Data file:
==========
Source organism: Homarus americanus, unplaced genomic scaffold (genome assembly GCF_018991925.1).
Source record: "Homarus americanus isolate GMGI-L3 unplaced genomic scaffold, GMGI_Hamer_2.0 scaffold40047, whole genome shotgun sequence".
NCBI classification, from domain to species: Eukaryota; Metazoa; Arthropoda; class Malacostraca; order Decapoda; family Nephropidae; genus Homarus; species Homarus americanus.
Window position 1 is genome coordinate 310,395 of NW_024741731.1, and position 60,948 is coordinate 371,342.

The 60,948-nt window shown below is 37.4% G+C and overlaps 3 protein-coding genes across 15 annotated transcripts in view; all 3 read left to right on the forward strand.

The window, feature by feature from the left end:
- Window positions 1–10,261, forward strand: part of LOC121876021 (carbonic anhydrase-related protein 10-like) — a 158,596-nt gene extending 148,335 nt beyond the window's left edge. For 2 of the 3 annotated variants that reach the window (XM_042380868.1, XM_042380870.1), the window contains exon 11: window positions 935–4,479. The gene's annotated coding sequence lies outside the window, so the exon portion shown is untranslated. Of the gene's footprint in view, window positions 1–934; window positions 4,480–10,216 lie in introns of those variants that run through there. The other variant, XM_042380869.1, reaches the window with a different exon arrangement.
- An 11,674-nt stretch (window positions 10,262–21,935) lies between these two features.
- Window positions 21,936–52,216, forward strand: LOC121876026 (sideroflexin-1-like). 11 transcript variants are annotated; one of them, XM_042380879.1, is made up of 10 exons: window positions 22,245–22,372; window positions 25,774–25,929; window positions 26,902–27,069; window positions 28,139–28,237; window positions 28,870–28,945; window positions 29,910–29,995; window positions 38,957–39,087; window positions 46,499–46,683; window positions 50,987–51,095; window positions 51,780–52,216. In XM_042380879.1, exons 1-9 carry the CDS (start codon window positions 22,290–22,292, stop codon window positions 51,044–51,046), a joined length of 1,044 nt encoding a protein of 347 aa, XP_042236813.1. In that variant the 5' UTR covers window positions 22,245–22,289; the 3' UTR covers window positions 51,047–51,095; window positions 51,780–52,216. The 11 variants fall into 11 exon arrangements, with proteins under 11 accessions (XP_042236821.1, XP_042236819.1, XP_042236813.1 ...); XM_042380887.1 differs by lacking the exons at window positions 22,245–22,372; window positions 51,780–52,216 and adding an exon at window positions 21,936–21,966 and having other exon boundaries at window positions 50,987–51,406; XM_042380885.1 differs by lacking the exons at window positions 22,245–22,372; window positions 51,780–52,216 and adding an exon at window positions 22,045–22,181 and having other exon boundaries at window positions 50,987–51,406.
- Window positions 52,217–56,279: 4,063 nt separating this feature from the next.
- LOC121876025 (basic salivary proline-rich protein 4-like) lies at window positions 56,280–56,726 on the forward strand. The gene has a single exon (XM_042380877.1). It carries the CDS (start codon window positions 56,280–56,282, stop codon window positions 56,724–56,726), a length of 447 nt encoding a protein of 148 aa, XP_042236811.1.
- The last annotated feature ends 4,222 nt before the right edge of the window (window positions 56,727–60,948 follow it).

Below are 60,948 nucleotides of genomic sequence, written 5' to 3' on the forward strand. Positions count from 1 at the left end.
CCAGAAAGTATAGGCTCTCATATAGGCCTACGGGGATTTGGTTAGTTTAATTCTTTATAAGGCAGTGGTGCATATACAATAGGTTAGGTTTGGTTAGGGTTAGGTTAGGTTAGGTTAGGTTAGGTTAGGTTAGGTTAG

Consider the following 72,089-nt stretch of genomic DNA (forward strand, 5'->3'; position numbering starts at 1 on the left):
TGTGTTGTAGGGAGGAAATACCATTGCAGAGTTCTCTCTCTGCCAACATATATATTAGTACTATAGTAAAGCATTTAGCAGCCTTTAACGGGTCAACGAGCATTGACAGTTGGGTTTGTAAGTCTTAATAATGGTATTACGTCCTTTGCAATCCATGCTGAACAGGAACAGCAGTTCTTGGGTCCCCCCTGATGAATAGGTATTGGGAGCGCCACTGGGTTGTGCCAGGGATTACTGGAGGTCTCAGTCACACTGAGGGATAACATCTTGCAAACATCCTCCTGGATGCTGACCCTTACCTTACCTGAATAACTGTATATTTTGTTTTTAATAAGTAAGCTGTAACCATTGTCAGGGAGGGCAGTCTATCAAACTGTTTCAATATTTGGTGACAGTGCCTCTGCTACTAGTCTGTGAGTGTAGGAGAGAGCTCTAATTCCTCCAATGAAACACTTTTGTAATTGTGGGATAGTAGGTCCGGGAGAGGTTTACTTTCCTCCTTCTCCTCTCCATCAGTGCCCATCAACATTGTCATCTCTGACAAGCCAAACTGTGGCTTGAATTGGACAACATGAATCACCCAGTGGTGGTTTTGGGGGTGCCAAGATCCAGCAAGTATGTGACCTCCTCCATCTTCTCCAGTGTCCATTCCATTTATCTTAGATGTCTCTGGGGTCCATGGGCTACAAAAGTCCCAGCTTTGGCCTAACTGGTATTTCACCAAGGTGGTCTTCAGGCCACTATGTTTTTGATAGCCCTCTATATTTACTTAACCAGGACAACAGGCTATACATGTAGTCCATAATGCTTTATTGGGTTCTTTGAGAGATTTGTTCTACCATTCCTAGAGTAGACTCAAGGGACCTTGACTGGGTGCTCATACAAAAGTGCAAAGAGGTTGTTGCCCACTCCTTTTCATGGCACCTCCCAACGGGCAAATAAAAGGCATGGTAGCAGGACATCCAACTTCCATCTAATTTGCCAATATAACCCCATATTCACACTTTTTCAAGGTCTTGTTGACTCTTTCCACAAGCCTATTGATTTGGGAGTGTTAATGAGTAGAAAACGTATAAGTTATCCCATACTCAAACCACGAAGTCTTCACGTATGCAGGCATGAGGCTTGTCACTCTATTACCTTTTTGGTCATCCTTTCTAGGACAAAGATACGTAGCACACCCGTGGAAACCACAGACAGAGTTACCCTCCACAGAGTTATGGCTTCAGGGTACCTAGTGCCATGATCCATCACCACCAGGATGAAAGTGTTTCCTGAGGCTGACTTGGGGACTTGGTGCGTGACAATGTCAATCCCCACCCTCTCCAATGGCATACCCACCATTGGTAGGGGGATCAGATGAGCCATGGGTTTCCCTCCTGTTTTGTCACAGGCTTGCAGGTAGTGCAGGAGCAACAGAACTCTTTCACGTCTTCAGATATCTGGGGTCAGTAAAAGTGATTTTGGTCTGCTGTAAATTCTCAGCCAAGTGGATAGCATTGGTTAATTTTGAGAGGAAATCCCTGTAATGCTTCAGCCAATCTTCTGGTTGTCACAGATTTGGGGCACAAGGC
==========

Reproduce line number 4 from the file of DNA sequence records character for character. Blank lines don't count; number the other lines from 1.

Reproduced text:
Window position 1 is genome coordinate 310,395 of NW_024741731.1, and position 60,948 is coordinate 371,342.